Oct31TueToday marks the 500th anniversary of the Reformation. What does it mean for our time? October 31, 2017
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An interview with Major David Taylor, spiritual life development secretary in the United Kingdom Territory with the Republic of Ireland.
What was the Reformation?
The Reformation was what it says: a reforming of the Christian church. It was about getting to the heart of what the Christian good news is.
How did it begin?
Martin Luther kicked it off with disputations that he launched on October 31, 1517. The Pope had sent a man named Johann Tetzel to Germany to sell these things called indulgences. Indulgences involved people making a payment and receiving forgiveness for their sins. It was highly scandalous but had become justified; it was one way in which people had lost sight of the Christian gospel.
Luther wasn’t the only person who was against these indulgences, but he studied the matter deeply and in the end sent 95 theses enclosed in a letter to his bishop, arguing largely about the practice of selling indulgences—he thought it was a terrible corruption of the Christian faith.
What was the response to Luther’s theses?
People started publishing the theses and it became better known that he’d stood up against what was going on. There were German rulers who didn’t like the influence that the Pope and the church exerted over them, so it was opportunistic for them to support Luther and ensure that his voice was heard. Eventually it got to the Pope and his advisers. Of course, it was threatening—it was cutting to the core of their practices and, you might say cynically, their revenues. Luther was asked to recant and to take back what he’d written.
He wrote three letters to the Pope. The first was very humble, indicating that he was merely doing what his conscience told him to do. The second was a little bit more assertive, and then the final letter, in 1520, wrote the Pope off as heretical and said the church had lost its way.
Luther had been deeply shocked, when he visited Rome, by the corruption in the Vatican. He hoped that the church would recognize its wrongs and reform itself, but the church reacted so badly to it that he and all his followers were excommunicated. They said his books should be burned. They wanted to call him before a papal council in Rome, but Prince Frederick in Germany sponsored his doctrine and took him into his castle to protect him, otherwise in those days it was more than likely he would have been pronounced a heretic and executed.
How did we get from that localized situation to what we have today with separate Protestant and Catholic churches?
Luther was never for splitting the church, but he was like a spark that lit a flame. There were people who recognized that what he was saying was true and there were people who recognized the use it could be put to in terms of lessening the influence of Rome, so a new denomination developed: the Lutheran Church.
In Luther’s wake followed a number of other reforming figures, such as Calvin and Zwingli. National churches developed. In England, Henry VIII saw an opportunity for the English church to separate itself from Rome and the Church of England was born. The church became separated and splintered.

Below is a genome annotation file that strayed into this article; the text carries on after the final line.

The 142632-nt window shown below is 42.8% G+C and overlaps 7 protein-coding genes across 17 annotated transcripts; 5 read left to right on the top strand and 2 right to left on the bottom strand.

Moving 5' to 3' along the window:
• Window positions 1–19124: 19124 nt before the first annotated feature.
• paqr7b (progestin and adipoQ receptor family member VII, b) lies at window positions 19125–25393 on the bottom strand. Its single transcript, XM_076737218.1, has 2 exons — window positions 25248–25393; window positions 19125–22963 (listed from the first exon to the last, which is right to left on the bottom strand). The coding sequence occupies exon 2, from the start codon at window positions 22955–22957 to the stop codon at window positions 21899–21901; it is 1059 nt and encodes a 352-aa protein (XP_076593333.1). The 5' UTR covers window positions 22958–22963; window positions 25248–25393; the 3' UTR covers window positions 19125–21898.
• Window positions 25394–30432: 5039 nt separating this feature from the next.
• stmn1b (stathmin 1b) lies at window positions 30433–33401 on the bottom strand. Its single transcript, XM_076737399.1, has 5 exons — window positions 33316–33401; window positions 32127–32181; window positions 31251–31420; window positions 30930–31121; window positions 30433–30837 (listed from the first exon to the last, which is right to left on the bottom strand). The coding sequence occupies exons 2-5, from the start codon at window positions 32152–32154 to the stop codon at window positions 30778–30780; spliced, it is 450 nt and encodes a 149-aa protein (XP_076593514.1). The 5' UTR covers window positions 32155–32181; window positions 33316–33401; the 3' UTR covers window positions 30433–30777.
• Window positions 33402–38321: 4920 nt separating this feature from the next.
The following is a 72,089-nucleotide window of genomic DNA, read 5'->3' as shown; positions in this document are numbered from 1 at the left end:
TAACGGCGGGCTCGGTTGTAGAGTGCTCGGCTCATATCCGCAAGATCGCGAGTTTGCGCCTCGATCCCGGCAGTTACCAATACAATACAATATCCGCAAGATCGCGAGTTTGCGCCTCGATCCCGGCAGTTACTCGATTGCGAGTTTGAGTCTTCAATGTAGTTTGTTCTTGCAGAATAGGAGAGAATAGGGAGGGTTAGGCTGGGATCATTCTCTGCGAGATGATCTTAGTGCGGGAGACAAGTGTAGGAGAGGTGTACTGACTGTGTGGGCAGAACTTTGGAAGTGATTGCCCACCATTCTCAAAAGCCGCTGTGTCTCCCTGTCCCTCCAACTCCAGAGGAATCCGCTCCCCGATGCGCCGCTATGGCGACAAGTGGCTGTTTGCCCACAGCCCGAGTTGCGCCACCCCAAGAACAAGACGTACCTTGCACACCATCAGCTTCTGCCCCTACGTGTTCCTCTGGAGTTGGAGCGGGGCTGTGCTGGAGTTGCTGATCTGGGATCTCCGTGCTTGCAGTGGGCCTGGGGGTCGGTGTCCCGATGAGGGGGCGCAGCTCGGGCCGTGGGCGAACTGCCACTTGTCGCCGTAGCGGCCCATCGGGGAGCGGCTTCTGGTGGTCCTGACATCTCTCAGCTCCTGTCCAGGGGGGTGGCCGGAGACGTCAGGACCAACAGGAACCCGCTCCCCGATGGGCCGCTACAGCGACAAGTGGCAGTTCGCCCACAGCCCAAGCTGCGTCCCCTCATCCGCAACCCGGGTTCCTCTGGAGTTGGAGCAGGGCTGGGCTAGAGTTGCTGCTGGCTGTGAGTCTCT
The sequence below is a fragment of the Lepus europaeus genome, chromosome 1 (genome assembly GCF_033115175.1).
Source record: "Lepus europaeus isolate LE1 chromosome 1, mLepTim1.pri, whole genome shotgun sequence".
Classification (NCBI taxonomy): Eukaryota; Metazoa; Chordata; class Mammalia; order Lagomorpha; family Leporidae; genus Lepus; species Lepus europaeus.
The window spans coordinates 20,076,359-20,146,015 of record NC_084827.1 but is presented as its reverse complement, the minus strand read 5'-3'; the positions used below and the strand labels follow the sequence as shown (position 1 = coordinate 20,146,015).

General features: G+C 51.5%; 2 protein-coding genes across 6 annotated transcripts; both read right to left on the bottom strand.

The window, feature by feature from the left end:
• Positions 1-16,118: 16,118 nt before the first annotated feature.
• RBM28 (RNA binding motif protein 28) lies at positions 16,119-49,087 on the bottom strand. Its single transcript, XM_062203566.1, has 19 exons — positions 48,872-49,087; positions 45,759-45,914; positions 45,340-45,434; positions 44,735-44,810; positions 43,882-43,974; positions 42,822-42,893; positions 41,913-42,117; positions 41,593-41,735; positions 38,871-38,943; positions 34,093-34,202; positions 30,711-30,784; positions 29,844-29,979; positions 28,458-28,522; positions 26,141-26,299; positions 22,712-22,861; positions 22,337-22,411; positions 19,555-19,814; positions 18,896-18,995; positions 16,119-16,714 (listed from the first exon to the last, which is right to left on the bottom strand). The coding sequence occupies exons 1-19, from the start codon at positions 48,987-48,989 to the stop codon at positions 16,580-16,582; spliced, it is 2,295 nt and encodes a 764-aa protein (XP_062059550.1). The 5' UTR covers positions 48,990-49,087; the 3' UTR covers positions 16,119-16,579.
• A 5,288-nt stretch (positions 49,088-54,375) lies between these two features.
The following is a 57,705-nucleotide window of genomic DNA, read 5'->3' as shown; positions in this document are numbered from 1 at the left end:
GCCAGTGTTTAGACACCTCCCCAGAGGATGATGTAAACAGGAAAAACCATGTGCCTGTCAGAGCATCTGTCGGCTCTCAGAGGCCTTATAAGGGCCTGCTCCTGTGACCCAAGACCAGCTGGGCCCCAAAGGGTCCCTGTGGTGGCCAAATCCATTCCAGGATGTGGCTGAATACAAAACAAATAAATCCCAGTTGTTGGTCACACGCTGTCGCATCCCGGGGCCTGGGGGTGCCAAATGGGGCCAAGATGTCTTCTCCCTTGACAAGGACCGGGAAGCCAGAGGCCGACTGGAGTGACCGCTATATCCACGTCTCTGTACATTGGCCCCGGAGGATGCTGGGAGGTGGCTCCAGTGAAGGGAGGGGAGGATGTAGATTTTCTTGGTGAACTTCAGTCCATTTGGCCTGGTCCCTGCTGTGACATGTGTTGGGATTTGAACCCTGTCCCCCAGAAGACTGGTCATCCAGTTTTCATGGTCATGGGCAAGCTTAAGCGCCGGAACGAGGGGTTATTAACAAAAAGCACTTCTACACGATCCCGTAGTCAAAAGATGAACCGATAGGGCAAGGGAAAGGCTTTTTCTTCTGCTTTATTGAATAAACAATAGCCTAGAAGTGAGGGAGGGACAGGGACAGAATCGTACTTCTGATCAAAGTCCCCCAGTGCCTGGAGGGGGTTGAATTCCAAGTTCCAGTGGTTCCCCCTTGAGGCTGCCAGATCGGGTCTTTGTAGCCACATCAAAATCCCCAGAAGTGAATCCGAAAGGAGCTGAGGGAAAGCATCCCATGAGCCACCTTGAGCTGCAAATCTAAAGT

Do you think Luther anticipated the Reformation?
Not at all. He was just a minor, unknown monk in Germany—he wasn’t at the heart of the Catholic Church; Rome was the big centre. He was a provincial guy; nobody knew of him other than in Wittenberg. There was no sense in which he thought this was more than just a minor discussion among monks.
How has the Catholic Church’s perception of Luther changed?
It has been acknowledged by the Roman Catholic Church in recent years that they handled the whole thing badly. Whereas it was controversial at the time and the church was outraged, with the joys of hindsight, people recognize that he was making some important points.
Why do we still have different denominations today?
There are still doctrinal differences. It’s true with all religions that there are different interpretations— for example, look at Sunni and Shia Muslims—but our differences are not nearly as serious as they once were.
Today we’re much more sympathetic to the idea that the beliefs you have are affected by the context in which you live; when comparing an English Christian with, say, a South African Christian, it’s inevitable that we’re going to see things slightly differently because we live in different contexts and cultures. We can step back and say that there are some primary, cardinal things that we need to work hard on agreeing together, but there are lots of secondary things that we can happily live with in variety.
The challenge within all walks of life, but certainly within the Christian church, is to recognize what fundamentally needs to unite us and what it is that can be legitimately accepted as diversity.
Do you think the Reformation was a good thing for the Christian church?
I would say the Reformation was good and bad: good in the sense that God’s truth is never totally lost, and bad in the sense that people couldn’t agree and work these things out in a better way.
There was a great theologian of the 20th century who said: “The church is always to be reformed.” The insights of Luther have to be brought to bear in every generation because, constantly, we allow God’s good news to get crusted over with our own human traditions and human ways of thinking. God’s grace and truth are such spectacular gifts that it’s almost impossible for us to hold them pure without allowing human ideas to spoil them.
The challenge for us is to allow God’s spiritual truth free rein in our lives so that we can capture the truth of the gospel and the gracious gift of a God who loves us.
Reprinted from Salvationist (UK).